Visitor Q (2001) movie review.

visitor Q

Japanese director Takashi Miike has never been one to shy away from the controversial in his filmmaking, (his film Audition is frequently cited as one of the most shocking films of all time), and Visitor Q is a perfect example of just how far he is prepared to push the boundaries. While some might say Visitor Q is a blatant attempt to shock I believe the film goes much further than that, giving an intelligent, albeit depraved look at a dysfunctional family living in Japan, while examining the family dynamic in technicolour vileness. Here lies Takashi’s directorial genius because it is a way in which he presents us with these characters that actually draws us into their plight. The film does not scrimp on controversial themes either covering incest, prostitution, bullying, rape, necrophilia, drug abuse, all topped off with some scenes of actual lactation (Takashi sourced actress Shungico Uchida on her ability to lactate). But despite all of this the film carries a stark message about family, and how they need each other.

Stylised as a documentary/ reality type format, and shot entirely on digital video, the opening scenes are prehaps the most difficult to watch as it starts with a father (played by Kenichi Endo)  and daughter (Fujiko)  in a hotel room, we discover the daughter is having to prostitute herself, and the father is willing to pay for her services. Thus sets the scene for this gritty little portrayal of a family in crisis. The following scene we meet  Visitor Q, the mysterious stranger who is taken into the family home after hitting the father on the head  with a rock for no apparent reason. As the movie progresses we discover the father is some sort of tv presenter who is making a documentary on the ‘youth of today’, he is failing though and has serious issues due to previous events which are recounted as the story unfolds. He also lacks any control as head of the family and is portrayed as somewhat emasculated.  The son (Jun Muto)  is being bullied and abused by his peers at school, who make violent attacks on the family home, which in turns leads him to violently bully his own mother. The mother seems the weakest of the characters, the most tragic, who unable to cope with her own miserable existence, turns to drugs and prostitution, although it is her strength which ultimately brings the family closer together. Finally we have the daughter, introduced in the opening scene and estranged from the family home.  Key to the movie is the dynamic between these characters, how their behaviour has consequences for each other, how they individually  interact with Visitor Q, (Kazushi Watanabe) and what develops as a result.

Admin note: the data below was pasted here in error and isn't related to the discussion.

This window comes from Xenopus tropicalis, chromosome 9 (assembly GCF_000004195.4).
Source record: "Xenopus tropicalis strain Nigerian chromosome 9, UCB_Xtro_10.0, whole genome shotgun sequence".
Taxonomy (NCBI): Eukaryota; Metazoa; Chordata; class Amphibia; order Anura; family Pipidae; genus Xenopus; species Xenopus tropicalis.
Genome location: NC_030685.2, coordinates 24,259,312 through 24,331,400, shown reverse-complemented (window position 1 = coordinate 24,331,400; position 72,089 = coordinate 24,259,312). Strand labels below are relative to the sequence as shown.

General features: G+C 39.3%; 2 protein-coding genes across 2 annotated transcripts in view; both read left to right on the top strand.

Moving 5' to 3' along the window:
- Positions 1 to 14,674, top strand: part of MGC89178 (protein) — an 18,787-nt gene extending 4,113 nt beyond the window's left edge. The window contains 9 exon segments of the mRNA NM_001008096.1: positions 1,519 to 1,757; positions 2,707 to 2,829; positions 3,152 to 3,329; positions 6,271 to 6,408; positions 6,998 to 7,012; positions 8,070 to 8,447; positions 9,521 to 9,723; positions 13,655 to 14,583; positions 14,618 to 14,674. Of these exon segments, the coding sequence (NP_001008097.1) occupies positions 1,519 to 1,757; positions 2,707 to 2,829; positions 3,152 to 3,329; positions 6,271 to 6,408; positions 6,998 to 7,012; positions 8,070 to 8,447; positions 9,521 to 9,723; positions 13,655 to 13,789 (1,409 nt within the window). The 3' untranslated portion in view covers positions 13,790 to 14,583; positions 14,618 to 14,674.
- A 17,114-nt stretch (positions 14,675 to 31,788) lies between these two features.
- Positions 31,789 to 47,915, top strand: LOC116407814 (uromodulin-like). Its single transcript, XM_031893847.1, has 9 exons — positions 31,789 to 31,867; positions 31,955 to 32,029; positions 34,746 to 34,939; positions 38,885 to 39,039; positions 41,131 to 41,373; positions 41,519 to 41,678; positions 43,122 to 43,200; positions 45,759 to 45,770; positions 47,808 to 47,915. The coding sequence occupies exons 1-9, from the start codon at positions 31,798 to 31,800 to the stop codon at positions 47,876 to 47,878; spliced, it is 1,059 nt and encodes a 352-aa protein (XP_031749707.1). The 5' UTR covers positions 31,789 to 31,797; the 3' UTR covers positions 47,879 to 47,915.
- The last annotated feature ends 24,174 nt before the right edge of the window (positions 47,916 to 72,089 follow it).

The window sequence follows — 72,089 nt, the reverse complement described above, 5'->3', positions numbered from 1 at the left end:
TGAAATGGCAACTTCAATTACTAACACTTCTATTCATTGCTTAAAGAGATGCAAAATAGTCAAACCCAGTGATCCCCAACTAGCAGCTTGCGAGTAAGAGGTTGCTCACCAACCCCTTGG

vistor 2

Throughout all of this Takashi presents the story with elements of black comedy making you laugh out loud at things you may question later should you be laughing at? There are some serious scenes of depravity in this film, so a strong stomach is compulsory if you are going to make it through to the end, but it is well worth it. Despite all the controversy surrounding this film it carries a strong message about the power of family, is intelligently played out and very thought provoking.

So not horror, although horrific in content, but a worthwhile watch all the same if you can stomach it.

Watch the trailer here:

Categories: 00's horror, J-Horror & Asian, Reviews

1 reply

  1. I just saw the movie yesterday, and I really can’t digest it. I get the message and was prepared for the bizarreness that might come, but well, I didn’t see all that coming. The movie starts weird enough, and it gets weirder and weirder, and when you think it can’t be worse, it gets worse. And you’re so right to say there are things that make us laugh so hard, then we wonder is it right to laugh after all?
    It just tests all kind of moral boundaries. It’s not a bad movie; a masterpiece even. I just still can take it. It’s just too much.
    Really don’t know how to feel or what to say after watching it. Thank you for the explanation.

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